Hicks steps into leadership role

AUSTIN, Texas -- Emmanuel Acho and Keenan Robinson were the calming voices on the other end of the Mayday call when Texas' defense took on water aboard the S.S. Manny Diaz last season.

It didn't happen often, as the Longhorns were quite dominant in Diaz's first season as defensive coordinator. But when moments of confusion came, Texas' senior linebackers restored order ... and then often made the tackle.

That won't be the case this season, though, as Acho and Robinson fight for roster spots with the Arizona Cardinals and Washington Redskins, respectively.

Gone is their poise in moments of crisis, their leadership on and off the field and their combined 437 tackles and 49 tackles-for-loss over the last two seasons (they were the team's top two tacklers in 2010 and 2011).

"I think it is hard to fill shoes like that," Longhorns senior All-American defensive end Alex Okafor said.

Without any senior leadership to rely on at linebacker, the Longhorns are counting on junior Jordan Hicks to live up to the lofty expectations he brought with him as a top linebacker out of high school.

"He can be a real leader," Texas coach Mack Brown said.

Everyone in the program thinks so. So much so that they are disregarding his status as a junior and are looking at him in the same light as Acho and Robinson from 2011.

"We sort of anointed him as a senior," Diaz said. "When you only have two seniors on defense, we sort of had to 'knight' or get them on their knees and do the sword thing to knight a few juniors and turn them into seniors.

"What you need are natural leaders, and Jordan Hicks wants that role. He embraces that role, wants to be the guy that everybody looks up to, and everybody on the football team does look up to him."

It had to have been a relief for Texas whenever it saw Hicks rise from being "knighted" without feeling any tightness in the hamstring he pulled on the first third down of the second half in the Longhorns' win at Iowa State on Oct. 1 and was hampered by it throughout the season.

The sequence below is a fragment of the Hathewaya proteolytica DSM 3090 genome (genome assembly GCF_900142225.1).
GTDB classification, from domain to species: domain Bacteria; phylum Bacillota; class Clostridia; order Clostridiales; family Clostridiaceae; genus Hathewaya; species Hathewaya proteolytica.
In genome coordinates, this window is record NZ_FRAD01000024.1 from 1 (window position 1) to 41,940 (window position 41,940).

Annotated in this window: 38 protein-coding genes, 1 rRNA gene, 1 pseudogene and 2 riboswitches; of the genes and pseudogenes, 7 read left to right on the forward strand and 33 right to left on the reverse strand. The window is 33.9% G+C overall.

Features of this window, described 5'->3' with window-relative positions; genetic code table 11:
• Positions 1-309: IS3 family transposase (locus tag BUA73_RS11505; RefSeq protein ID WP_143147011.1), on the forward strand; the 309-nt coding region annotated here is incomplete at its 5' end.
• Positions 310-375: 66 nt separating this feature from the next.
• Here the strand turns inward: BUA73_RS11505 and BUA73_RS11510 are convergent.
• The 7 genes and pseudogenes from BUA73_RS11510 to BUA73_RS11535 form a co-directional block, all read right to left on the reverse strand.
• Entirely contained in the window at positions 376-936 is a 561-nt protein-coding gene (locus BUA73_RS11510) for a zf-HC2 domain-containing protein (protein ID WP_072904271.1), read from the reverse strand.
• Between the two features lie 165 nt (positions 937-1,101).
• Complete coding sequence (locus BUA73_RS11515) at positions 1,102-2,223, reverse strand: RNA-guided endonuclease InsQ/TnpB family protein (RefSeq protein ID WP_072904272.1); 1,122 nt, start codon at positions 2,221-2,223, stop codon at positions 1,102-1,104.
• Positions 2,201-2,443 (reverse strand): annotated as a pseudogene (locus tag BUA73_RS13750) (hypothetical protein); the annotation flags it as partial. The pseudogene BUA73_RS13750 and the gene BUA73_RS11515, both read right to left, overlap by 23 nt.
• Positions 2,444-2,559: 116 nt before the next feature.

He still managed to play in all 13 games and recorded 65 tackles, four tackles for loss, one sack, one fumble recovery and four pass break ups. But, even by his own admission, he didn't play up to the standards he has set for himself.

He'll be counted on in both a leadership and production standpoint as the senior-most player in the only position on Texas' defense that lacks experience or depth.

Projected starter Demarco Cobbs missed the first six games last season with a broken arm while Steve Edmond, the other projected starter, played spot time in 12 games as a freshman.

Hicks feels like he's up for the task.

"It comes natural," he said. "It is not something that is forced on me. It comes natural, and I'm 100 percent OK with that. I love that role."

Leadership from a linebacker, as Texas witnessed last season, is vital to a defense's success, which makes Hicks' task that much more heightened.

"It is very important in a linebacker, because they are the guys that make the calls," Diaz said. "The DBs are too far in the back and D-linemen all have their hands in the dirt. Linebackers are the ones that have got to raise their voices, get everybody set, and call all the plays. They have no choice but to lead, and I really like the guys that have done it in my room so far."

Okafor agrees.

"I have all the confidence in the world in the linebacking unit," he said. "I think they can be great and one of the best units we've had in a while. I think it would definitely help the defensive line to get the burst so they can get comfortable, since we have some young guys. But they will do their job."

Okafor, junior defensive end Jackson Jeffcoat and senior safety Kenny Vaccaro will help shoulder leadership responsibilities on a defense that shouldn't have to make too many Mayday calls in Diaz's second season.

If there are calls to be made, though, expect Hicks to be there to answer.